Weekly Health Update #394

Health Alert: Many Young Adults Have Bad Health Habits.
An analysis of data from the National Health and Nutrition Examination Survey found that less than half of young adults meet current exercise guidelines and less than one in six consume the recommended intake of fruits and vegetables. Federal guidelines recommend engaging in 150 minutes per week of moderate physical activity and consuming five or more servings of fruits and vegetables per day.
Western Journal of Nursing Research, February 2020

Diet: Another Reason to Eat More Fruits and Veggies…
Using data from the Genes Environment Interaction in Respiratory Diseases study, researchers estimate that individuals who consume a flavonoid-rich diet are less likely to experience non-allergic rhinitis.
Public Health Nutrition, January 2020

Exercise: Physical Activity Keeps the Brain from Shrinking?
Researchers used MRI scans to collect data on the brain size of more than 1,550 seniors and found that the average brain size of the most active participants was 883 cubic centimeters, compared to only 871 cubic centimeters among those leading more sedentary lives. The researchers note that this difference is equivalent to nearly four years of brain aging.
American Academy of Neurology, April 2020

Chiropractic: Up to 1 in 5 Headaches Originate in the Neck!
Cervicogenic headaches are described as headaches caused by dysfunction in the neck. The current research suggests that cervicogenic headaches account for 15-20% of chronic headache cases. Doctors of chiropractic commonly use manual therapies, such as mobilization and manipulation, to treat cervicogenic headaches.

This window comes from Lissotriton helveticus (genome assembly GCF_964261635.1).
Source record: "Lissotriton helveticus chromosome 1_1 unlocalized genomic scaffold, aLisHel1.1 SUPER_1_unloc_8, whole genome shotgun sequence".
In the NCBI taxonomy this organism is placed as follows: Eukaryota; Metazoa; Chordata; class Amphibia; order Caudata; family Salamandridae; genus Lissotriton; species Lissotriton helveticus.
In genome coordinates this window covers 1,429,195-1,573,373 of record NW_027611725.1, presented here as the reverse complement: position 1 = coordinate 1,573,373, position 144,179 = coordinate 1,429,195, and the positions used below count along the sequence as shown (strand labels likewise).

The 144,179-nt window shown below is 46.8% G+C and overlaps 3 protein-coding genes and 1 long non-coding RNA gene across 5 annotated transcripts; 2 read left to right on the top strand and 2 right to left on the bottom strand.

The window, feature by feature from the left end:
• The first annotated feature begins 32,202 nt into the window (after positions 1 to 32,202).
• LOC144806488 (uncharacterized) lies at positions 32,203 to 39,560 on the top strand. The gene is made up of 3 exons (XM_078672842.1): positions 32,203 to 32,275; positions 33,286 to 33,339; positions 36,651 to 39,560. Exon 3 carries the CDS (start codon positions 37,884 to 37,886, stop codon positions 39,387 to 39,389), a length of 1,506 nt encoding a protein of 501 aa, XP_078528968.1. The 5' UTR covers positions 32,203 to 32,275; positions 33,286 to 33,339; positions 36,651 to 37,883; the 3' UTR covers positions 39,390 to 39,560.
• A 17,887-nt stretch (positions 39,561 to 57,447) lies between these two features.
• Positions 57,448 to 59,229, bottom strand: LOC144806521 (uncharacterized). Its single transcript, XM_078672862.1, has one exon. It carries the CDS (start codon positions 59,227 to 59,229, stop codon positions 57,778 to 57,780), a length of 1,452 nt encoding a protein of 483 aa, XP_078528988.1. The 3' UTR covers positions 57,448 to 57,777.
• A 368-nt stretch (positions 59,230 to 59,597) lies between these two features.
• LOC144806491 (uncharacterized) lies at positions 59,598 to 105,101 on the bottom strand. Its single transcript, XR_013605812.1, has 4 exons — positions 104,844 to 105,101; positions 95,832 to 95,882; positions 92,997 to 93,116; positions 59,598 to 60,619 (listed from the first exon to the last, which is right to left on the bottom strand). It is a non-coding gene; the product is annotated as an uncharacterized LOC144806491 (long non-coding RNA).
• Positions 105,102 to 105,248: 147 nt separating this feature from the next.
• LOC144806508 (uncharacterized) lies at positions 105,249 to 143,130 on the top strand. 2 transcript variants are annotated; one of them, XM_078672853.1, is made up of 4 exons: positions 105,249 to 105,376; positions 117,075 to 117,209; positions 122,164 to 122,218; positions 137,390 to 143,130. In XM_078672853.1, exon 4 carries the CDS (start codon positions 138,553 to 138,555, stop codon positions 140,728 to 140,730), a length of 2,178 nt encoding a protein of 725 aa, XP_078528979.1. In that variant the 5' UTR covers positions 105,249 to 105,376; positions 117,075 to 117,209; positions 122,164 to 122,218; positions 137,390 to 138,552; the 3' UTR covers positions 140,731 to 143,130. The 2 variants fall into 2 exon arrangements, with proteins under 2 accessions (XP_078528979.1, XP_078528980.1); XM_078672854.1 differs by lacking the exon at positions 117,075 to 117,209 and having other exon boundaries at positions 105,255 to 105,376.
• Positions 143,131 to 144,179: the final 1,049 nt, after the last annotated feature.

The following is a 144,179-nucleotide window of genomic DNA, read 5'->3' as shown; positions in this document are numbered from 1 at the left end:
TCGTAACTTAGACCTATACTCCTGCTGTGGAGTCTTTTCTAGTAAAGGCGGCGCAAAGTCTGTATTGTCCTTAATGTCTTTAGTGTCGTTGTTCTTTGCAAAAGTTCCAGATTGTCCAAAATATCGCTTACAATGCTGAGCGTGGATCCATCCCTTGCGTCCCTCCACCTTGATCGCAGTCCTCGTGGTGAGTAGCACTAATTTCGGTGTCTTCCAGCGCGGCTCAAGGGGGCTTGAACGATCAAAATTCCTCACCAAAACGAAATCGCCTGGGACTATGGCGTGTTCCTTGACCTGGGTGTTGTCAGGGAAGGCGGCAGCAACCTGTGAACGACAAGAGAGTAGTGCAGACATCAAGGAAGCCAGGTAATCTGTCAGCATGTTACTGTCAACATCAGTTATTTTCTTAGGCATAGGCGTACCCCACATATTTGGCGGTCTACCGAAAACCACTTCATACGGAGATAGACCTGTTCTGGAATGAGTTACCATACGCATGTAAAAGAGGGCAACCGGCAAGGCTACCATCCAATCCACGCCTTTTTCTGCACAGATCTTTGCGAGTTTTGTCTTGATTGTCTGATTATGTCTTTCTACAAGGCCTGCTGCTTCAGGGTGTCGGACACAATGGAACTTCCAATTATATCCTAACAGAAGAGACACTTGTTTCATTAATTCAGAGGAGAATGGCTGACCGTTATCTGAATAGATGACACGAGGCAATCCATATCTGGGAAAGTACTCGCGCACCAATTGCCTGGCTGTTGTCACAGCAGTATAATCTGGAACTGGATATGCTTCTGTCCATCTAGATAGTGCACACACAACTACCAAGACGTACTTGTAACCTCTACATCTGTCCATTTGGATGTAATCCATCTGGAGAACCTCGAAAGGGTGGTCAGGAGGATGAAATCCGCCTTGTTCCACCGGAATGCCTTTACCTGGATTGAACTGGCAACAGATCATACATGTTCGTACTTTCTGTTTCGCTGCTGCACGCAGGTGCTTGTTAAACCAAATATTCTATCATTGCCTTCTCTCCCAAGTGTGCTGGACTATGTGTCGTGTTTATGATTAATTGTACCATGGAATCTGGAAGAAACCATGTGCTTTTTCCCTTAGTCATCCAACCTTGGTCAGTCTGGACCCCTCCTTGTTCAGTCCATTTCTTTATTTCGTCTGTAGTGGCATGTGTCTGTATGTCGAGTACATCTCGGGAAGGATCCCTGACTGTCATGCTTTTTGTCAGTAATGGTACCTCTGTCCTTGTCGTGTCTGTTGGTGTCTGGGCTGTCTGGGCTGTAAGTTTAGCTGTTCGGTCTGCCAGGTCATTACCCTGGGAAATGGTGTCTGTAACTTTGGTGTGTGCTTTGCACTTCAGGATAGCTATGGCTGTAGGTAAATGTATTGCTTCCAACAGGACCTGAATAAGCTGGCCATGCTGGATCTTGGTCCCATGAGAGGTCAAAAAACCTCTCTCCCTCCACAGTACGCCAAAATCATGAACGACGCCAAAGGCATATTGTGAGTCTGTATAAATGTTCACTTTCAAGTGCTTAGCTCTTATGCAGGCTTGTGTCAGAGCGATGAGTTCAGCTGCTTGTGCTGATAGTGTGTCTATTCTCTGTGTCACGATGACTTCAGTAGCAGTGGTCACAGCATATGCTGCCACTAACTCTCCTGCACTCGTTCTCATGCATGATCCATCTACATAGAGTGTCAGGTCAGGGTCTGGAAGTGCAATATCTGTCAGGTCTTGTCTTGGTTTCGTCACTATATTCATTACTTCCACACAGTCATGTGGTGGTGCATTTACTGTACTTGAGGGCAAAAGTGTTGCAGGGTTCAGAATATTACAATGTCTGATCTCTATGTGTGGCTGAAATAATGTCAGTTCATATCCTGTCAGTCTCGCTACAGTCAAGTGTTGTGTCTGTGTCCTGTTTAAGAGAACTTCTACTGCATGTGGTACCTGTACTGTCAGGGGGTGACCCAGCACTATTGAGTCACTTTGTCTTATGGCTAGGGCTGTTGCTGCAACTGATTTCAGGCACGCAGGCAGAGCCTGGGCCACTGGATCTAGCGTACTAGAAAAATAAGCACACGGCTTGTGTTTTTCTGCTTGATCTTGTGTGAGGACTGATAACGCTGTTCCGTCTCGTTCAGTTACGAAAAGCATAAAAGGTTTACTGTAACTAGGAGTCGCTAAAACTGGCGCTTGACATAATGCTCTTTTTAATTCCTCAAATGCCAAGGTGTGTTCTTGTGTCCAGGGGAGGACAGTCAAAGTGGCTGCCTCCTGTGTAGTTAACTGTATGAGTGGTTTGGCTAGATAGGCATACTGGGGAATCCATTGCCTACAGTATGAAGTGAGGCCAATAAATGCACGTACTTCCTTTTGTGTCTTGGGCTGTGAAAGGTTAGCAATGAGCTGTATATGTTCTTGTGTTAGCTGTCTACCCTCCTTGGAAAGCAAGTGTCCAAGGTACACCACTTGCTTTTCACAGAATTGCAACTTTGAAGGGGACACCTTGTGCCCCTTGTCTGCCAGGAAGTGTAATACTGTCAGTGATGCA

Brain and Nerve, March 2020

Mental Attitude: Sleep Helps Teens Adjust to High School.
In this study, researchers observed that ninth graders who slept eight or more hours per night were better able to adjust to the academic and social rigors of high school than freshmen with poor sleep habits.
Michigan State University, February 2020

Wellness/Prevention: Healthy Heart When Young Leads to Healthier Brain Later.
The results of a long-term study regarding participants whom researchers monitored from age 24 through age 54 found that those with a healthier heart at the start of the study performed better on memory and cognitive assessments three decades later. Study author Dr. Farzaneh Sorond writes, “We’ve known that vascular risk factors such as high blood pressure and high blood glucose levels are linked to cerebrovascular damage and problems with thinking skills in older people, but this study shows that these factors may be linked decades earlier and injury may start much earlier.”
American Academy of Neurology, April 2020

Dr. Eric A. Lane

Chris/Heidi Powell from ABC's Extreme Weight Loss highly recommend Dr. Eric A. Lane (view endorsement). He has been serving Tucson, Arizona as a chiropractor/physician for over 25 years. Schedule an appointment with Dr. Lane by calling our office at 520.742.7785 or contact us.

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